After Moon And Sun Missions, Here's What ISRO Plans To Launch Next

XPoSat (X-ray Polarimeter Satellite) is India's first dedicated polarimetry mission to study various dynamics of bright astronomical X-ray sources in extreme conditions.

After Moon And Sun Missions, Here's What ISRO Plans To Launch Next

ISRO has readied a mission aimed at enhancing cutting-edge scientific understanding in Astronomy.

Bengaluru:

After the launch of Chandrayaan-3 Moon lander and Aditya-L1 ventures, ISRO has readied a mission aimed at enhancing cutting-edge scientific understanding in Astronomy.

XPoSat (X-ray Polarimeter Satellite) is India's first dedicated polarimetry mission to study various dynamics of bright astronomical X-ray sources in extreme conditions.

The spacecraft will carry two scientific payloads in a low earth orbit.

The primary payload POLIX (Polarimeter Instrument in X-rays) will measure the polarimetry parameters (degree and angle of polarization) in medium X-ray energy range of 8-30 keV photons of astronomical origin. The XSPECT (X-ray Spectroscopy and Timing) payload will give spectroscopic information in the energy range of 0.8-15 keV, according to ISRO.

"XPoSat is ready for launch," an official of the national space agency headquartered here said on Saturday. According to ISRO, the emission mechanism from various astronomical sources such as blackholes, neutron stars, active galactic nuclei, pulsar wind nebulae originates from complex physical processes and are challenging to understand.

While the spectroscopic and timing information by various space-based observatories provide a wealth of information, the exact nature of the emission from such sources still poses deeper challenges to astronomers, ISRO officials say.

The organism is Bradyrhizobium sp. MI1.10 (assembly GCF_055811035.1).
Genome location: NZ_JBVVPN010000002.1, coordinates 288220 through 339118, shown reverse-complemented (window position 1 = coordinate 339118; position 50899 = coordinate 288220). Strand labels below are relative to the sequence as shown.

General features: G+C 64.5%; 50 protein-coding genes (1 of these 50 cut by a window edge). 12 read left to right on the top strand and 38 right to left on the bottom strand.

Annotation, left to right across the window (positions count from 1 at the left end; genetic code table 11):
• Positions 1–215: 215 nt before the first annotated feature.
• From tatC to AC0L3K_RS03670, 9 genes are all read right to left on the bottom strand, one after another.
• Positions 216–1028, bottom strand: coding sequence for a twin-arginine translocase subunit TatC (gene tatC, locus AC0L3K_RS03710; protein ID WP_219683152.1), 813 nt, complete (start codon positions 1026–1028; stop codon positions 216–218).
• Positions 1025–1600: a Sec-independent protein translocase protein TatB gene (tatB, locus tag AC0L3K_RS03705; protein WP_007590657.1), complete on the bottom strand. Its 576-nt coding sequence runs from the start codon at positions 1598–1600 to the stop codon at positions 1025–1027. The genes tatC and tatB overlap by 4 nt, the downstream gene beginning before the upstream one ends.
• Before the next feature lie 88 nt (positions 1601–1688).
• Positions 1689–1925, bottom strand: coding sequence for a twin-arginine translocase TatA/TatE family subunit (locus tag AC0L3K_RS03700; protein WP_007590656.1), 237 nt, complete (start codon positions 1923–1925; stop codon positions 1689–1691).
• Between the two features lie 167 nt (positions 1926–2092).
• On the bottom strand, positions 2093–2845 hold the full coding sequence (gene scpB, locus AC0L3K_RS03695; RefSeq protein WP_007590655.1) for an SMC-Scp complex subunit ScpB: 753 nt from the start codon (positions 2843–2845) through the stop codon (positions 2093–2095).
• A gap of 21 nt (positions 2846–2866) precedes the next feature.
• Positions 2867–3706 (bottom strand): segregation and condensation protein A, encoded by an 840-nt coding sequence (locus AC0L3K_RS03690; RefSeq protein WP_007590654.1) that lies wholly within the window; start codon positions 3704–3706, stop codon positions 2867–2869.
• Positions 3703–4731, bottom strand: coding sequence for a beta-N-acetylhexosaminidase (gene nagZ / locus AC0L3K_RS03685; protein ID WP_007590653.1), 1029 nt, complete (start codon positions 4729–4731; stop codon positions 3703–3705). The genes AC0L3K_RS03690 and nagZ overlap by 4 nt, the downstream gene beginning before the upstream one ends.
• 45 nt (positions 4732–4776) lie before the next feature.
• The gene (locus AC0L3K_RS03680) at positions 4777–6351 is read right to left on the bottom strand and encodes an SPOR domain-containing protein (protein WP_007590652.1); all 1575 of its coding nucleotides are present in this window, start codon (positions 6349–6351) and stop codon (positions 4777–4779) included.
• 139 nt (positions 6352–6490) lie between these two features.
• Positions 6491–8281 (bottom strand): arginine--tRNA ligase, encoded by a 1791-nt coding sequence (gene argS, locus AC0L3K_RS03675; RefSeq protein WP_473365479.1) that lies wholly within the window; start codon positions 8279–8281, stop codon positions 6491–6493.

"The polarimetry measurements add two more dimensions to our understanding, the degree of polarisation and the angle of polarization and thus is an excellent diagnostic tool to understand the emission processes from astronomical sources," ISRO said.

The polarimetric observations along with spectroscopic measurements are expected to break the degeneracy of various theoretical models of astronomical emission processes, the space agency said on the upcoming mission. This would be the major direction of research from XPoSat by the Indian science community.

POLIX is an X-ray Polarimeter for astronomical observations in the energy band of 8-30 keV. The instrument is made of a collimator, a scatterer and four X-ray proportional counter detectors that surround the scatterer, which is made of low atomic mass material which causes anisotropic Thomson scattering of incoming polarised X-rays.

The collimator restricts the field of view to 3 degree x 3 degree so as to have only one bright source in the field of view for most observations.

POLIX is expected to observe about 40 bright astronomical sources of different categories during the planned lifetime of XPoSat mission of about five years. This is the first payload in the medium X-ray energy band dedicated for polarimetry measurements.

XSPECT is an X-ray SPECtroscopy and Timing payload onboard XPoSat, which can provide fast timing and good spectroscopic resolution in soft X-rays.

Taking advantage of the long duration observations required by POLIX to measure X-ray polarization, XSPECT can provide long-term monitoring of spectral state changes in continuum emission, changes in their line flux and profile, and simultaneous long term temporal monitoring of soft X-ray emission in the X-ray energy range 0.8-15 keV.

XSPECT would observe several types of sources - X-ray pulsars, blackhole binaries, low-magnetic field neutron star (NS) in LMXBs, AGNs and Magnetars.
 

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